New acquisition

New acquisition

Selly Manor in Bournville 1919
John William Guest (1898 – 1976)
Ink on paper

For many years Selly Manor has been a focal point for passing artists. The museum’s archives has many works of art of this fascinating building, by both accomplished professionals and keen amateurs. Though interesting records of the building and how it changed over the years, very few of these artworks have the character and sense of time that this ink drawing by John William Guest does.

John William Guest, or Willy as he was often known, lived in Bournville all of his life and worked at the Cadbury factory from 1912 for 51 years. When the First World War broke out Willy was just 16 years old, but as soon as he reached 18 he enlisted. Serving with the Royal Warwickshire Regiment, Willy was sent to the Somme and like so many young men was injured several times and caught in a mustard gas attack. He comforted himself by writing home to his future wife Dolly and family members. Willy was also twice Mentioned in Despatches and awarded the Military Medal.

On his de-mobilisation in 1919, Willy returned to Bournville. According to his daughter Daphne he was ‘distraught and overwhelmed by what he had witnessed’ during his time at the front. It would have been a devastating experience for anyone but especially for young men like Willy. He never spoke to anyone of his experiences but instead turned to art as a form of therapy and solace. During his time in France he had used drawing as a way to reflect on the chaos that was going on around him. Back in Bournville, it was an opportunity for him to pause and spend time in a calm and thoughtful pursuit.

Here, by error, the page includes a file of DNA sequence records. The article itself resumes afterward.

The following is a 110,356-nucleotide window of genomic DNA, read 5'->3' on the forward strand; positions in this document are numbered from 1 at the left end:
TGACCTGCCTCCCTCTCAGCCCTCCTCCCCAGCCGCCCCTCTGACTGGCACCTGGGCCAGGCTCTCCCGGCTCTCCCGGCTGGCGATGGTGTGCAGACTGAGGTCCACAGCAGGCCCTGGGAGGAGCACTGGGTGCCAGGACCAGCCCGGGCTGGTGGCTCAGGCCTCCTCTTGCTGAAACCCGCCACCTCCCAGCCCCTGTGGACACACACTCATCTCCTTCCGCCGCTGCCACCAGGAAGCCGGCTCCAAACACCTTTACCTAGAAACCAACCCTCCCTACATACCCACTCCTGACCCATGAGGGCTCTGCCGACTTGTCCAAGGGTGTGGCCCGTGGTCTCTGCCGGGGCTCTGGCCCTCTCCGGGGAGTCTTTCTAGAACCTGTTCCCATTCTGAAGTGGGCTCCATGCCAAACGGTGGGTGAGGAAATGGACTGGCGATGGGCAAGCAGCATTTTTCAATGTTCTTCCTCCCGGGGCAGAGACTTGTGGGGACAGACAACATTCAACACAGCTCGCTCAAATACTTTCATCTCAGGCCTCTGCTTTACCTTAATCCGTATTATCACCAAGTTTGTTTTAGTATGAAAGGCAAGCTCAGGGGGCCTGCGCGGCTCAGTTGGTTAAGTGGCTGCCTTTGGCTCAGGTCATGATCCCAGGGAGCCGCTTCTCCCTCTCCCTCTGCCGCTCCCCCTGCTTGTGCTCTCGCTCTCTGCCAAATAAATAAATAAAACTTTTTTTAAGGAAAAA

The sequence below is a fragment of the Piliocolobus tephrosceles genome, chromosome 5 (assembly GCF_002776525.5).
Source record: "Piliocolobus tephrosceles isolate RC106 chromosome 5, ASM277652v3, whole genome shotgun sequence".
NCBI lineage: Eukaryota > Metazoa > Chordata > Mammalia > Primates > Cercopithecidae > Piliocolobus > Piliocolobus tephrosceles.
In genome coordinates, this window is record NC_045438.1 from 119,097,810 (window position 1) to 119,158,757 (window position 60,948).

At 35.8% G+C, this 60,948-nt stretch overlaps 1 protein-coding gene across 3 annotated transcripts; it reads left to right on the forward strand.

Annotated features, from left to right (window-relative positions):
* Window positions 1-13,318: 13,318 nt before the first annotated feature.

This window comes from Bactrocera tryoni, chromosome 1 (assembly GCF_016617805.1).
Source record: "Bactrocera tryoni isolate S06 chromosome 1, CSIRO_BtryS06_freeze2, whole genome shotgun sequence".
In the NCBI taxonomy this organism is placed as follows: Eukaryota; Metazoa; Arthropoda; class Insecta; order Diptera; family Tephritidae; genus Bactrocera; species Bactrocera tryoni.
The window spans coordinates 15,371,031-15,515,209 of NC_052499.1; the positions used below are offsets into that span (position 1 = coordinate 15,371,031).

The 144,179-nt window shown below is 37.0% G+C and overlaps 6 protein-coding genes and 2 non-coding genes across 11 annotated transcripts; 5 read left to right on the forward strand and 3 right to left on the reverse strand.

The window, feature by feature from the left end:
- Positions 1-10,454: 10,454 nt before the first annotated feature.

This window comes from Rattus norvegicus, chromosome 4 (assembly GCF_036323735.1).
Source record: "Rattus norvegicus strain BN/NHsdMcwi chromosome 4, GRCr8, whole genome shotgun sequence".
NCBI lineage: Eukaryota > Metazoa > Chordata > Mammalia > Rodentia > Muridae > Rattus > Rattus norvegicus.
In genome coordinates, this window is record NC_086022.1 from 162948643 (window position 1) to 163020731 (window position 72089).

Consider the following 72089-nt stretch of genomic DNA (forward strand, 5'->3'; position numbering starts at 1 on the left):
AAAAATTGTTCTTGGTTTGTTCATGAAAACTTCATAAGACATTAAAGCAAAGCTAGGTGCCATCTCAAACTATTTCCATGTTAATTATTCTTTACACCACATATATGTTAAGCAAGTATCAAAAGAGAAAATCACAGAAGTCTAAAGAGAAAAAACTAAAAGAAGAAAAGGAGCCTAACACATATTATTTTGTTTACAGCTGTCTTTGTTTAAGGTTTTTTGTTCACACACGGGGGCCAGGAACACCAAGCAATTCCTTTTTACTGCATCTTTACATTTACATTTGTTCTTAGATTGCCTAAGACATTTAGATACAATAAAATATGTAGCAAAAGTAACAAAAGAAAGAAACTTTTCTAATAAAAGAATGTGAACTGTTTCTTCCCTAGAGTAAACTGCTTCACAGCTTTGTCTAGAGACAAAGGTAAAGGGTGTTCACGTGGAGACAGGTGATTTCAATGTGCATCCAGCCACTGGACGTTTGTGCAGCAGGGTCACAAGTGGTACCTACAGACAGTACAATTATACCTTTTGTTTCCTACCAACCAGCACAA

Willy’s ink drawing of Selly Manor was undertaken just a couple of years after George Cadbury had rescued and had the building reconstructed in Bournville. The wavy roof lines, and imperfect perspective, capture the characterful nature of this ancient house. The trees appear caught in a strong breeze and they give the scene an energy which contrasts with the neatly clipped yew hedge. The drawing also reflects the artist’s meticulous side with every brick, cross-hatched window and leaf given careful attention.

Willy married Dolly in 1924 and from then had lived on Woodlands Park Road in Bournville until the mid-1970s. They had always been admirers of the Estate and George Cadbury’s forward thinking. The drawing was recently gifted to Selly Manor Museum by their daughter Daphne. When acquired by the museum, the drawing was torn and with fractured pieces but thanks to paper conservator Louise Vaile it is now fully restored and mounted. The drawing will reside in the museum’s archive as a document that captures both this wonderful building and the life of one of Bournville’s many important residents.

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Left: Willy (seated far left) during the World War One
Right: Willy in his greenhouse in Bournville. Growing flowers, alongside drawing, was another of his favourite pastimes.